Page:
I Want To Be A TechStar: Demo Day 2013 In Boulder
August 21, 2013
Demo Day is Boulder at its finest. The Boulder Theater is dressed for the occasion and so are the TechStars teams. In true Boulder style, the dress code is company T-Shirts and jeans.
We are ready.
We are ready to listen and to be inspired by ten companies who have spent the last three months preparing for this moment. Today is their day.
For those of you who are not familiar, TechStars is a mentorship-driven startup accelerator founded by David Cohen, Brad Feld, David Brown, and Jared Polis that holds thirteen-week programs for startups in Boulder Colorado, New York City, Boston, Seattle, San Antonio, Austin and London. If you are accepted into the thirteen-week program, TechStars provides each company with free office space and $18,000 in exchange for a 6% stake in the company. In addition, a syndicate of more than 75 top venture capitalists backs each company with a $100,000 convertible note which converts into equity when the company raises a Series A. The competition is tough. In fact, less than 1% of the companies that apply to TechStars are accepted. At the end of the thirteen-week program, TechStars hosts Demo Day, which can draw over 500 investors, entrepreneurs, and journalists. Demo Day is their unveiling, the day they present their company.
This year did not disappoint. The Boulder Theater was packed. In the audience were fellow Techstars, veteran Techstars, investors, journalists, and true fans of everything that this day is about. TechStars believes in people, in ideas and in the power of those people taking their ideas and building something that matters. It sounds corny, but we all want to believe that this still exists. We want to know that two guys in a garage can have an idea and it can become the next big thing. We want to believe that people will still cheer for each other, that when you work hard you can succeed, and, more importantly, that people want you to succeed. That is what Demo Day is about.
Ten CEOs presented their company as the closing act of their three-month journey. One announced a new CEO, another made history by becoming the first company in TechStars history to ever be acquired before completing the program. This was the highlight of the afternoon. The company, GoodApril, announced that on Tuesday they had been acquired by Inuit, making both personal and TechStars history. They were presented with the Techstars “yellow jersey” and rewarded, not just with the success of the acquisition, but also with endless applause by a crowd on their feet.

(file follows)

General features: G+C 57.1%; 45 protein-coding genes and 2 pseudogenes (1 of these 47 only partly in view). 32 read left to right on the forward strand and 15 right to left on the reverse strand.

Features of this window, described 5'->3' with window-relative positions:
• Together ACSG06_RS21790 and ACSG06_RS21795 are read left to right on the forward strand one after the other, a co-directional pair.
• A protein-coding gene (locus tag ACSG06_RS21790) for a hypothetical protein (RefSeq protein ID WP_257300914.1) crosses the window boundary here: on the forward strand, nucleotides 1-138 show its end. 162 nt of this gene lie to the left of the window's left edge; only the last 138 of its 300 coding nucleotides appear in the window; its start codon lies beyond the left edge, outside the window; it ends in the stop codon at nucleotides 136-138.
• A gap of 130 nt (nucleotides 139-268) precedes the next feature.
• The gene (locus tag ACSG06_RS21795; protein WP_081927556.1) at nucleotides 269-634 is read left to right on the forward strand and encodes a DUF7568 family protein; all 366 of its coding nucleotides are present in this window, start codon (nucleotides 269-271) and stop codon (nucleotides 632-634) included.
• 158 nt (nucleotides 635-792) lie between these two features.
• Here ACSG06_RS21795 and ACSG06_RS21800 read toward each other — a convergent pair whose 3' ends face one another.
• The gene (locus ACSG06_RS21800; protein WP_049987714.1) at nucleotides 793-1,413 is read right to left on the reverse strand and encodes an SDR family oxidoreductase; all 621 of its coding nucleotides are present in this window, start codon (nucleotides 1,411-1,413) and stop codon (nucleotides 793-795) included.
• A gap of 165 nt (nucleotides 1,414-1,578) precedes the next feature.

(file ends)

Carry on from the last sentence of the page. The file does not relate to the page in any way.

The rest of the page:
For me, the best part of this particular story was not that they had been acquired, but that they were almost not a part of the program. It turns out that they were originally rejected. The founders received the dreaded, “thank you but no thank you email.” The Managing Director then explained to the audience that he could not sleep after her sent them the email. He called the founders the next day and “took it back” as he welcomed them into the program. How is that for trusting your instincts? The next time you have a gut feeling about something or someone, this should remind us all, to listen.
I was fortunate this year to get to know the companies personally, meeting with each of them one-on-one as a PR mentor. I got to know some teams quite well, working on a press release, talking through upcoming events and discussing pitches to the media. With every step I was continually amazed by the commitment, excitement and passion they each have for what they are doing. At Demo Day I got to see how equally passionate they are for each other. The teams sit together toward the back of the Theater and the cheering is contagious. With every presentation came cheers, screams and yells of support.
You couldn’t help but be inspired.
Congratulations to all ten companies and thank you to TechStars for letting BPR be a part of the 2013 journey. We will be watching to see what is next for each of the 2013 Boulder teams.